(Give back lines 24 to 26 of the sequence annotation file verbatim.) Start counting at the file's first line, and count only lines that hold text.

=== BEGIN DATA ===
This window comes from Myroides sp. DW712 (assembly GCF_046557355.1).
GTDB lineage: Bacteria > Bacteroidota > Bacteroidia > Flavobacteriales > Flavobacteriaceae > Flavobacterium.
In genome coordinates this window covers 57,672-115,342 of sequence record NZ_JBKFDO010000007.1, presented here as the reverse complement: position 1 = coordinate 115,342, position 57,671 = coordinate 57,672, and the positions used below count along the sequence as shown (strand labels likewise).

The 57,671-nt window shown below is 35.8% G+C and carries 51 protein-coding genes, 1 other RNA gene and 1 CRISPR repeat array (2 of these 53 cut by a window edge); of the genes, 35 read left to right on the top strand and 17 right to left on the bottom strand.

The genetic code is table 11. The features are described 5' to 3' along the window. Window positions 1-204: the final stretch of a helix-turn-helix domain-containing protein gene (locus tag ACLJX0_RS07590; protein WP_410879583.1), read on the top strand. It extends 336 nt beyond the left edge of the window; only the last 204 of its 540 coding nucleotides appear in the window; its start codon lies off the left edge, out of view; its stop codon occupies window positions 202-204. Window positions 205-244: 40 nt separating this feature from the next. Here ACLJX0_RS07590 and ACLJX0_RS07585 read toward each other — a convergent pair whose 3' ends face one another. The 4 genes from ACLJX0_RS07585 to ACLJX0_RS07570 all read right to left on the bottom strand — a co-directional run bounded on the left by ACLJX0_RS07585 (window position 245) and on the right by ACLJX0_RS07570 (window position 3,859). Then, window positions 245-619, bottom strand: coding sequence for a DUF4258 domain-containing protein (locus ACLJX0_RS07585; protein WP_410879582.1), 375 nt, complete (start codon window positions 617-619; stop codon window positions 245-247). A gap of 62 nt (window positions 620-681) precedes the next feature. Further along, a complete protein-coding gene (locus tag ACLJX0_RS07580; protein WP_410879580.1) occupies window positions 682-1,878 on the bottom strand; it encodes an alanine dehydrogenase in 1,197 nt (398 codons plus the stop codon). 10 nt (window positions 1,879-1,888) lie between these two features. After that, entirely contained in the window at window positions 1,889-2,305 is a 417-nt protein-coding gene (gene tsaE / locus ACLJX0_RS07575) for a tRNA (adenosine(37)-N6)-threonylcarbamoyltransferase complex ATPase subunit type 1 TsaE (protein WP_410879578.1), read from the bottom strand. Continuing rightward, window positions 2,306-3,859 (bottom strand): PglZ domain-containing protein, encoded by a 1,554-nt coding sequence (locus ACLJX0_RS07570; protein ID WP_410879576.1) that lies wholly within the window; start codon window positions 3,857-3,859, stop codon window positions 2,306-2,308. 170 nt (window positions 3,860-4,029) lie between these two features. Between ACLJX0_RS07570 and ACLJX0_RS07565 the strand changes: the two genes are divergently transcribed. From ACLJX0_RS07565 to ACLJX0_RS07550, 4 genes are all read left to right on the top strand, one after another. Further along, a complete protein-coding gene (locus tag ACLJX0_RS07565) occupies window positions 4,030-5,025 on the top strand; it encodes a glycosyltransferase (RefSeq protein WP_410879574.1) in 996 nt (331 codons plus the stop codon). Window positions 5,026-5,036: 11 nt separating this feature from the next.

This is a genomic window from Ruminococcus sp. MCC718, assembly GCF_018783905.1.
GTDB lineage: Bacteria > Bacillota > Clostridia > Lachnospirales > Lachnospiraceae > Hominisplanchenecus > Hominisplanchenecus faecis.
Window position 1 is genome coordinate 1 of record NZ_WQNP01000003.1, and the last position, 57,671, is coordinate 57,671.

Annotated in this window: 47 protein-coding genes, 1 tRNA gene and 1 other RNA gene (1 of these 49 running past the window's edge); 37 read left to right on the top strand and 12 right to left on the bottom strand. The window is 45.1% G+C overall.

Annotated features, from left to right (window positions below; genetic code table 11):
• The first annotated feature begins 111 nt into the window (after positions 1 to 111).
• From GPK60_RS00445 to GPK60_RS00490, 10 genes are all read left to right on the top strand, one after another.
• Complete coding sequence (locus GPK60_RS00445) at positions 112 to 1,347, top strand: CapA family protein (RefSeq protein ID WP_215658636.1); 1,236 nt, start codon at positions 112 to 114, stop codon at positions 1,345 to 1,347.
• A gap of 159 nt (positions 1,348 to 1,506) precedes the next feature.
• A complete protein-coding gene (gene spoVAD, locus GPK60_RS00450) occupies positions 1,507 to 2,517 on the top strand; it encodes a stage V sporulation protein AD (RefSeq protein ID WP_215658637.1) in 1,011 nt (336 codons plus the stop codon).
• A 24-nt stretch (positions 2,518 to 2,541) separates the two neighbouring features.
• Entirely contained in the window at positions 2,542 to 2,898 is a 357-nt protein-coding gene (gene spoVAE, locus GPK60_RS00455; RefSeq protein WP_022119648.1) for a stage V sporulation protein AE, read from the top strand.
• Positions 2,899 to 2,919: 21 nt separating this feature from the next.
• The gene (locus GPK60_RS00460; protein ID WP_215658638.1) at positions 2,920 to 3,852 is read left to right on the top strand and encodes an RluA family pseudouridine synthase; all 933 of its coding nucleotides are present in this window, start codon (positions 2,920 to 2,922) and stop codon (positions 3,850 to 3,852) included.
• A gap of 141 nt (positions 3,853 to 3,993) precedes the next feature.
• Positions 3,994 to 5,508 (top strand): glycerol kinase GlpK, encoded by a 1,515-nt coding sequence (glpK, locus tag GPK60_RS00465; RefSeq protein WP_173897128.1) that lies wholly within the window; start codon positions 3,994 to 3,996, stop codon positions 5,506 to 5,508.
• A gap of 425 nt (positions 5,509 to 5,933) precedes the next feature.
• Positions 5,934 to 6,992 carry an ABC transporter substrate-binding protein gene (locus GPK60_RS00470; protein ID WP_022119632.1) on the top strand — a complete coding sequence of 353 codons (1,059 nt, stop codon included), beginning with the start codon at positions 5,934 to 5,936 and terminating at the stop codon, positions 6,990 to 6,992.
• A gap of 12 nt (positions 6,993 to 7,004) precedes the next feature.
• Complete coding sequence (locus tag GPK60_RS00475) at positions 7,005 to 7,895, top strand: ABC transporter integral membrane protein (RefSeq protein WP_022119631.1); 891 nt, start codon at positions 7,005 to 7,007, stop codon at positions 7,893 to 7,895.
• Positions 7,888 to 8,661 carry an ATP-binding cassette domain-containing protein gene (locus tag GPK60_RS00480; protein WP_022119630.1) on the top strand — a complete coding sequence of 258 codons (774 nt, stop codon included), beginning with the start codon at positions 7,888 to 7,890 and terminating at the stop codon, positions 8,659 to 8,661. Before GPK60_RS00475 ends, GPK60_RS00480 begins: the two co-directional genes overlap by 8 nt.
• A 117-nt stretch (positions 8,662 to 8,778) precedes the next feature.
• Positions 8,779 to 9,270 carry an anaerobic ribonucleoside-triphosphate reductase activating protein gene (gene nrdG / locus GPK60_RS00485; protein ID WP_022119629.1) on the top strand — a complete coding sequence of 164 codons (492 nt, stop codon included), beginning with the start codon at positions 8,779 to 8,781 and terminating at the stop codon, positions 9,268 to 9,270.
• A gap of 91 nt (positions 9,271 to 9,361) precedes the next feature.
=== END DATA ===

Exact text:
• A gap of 12 nt (positions 6,993 to 7,004) precedes the next feature.
• Complete coding sequence (locus tag GPK60_RS00475) at positions 7,005 to 7,895, top strand: ABC transporter integral membrane protein (RefSeq protein WP_022119631.1); 891 nt, start codon at positions 7,005 to 7,007, stop codon at positions 7,893 to 7,895.
• Positions 7,888 to 8,661 carry an ATP-binding cassette domain-containing protein gene (locus tag GPK60_RS00480; protein WP_022119630.1) on the top strand — a complete coding sequence of 258 codons (774 nt, stop codon included), beginning with the start codon at positions 7,888 to 7,890 and terminating at the stop codon, positions 8,659 to 8,661. Before GPK60_RS00475 ends, GPK60_RS00480 begins: the two co-directional genes overlap by 8 nt.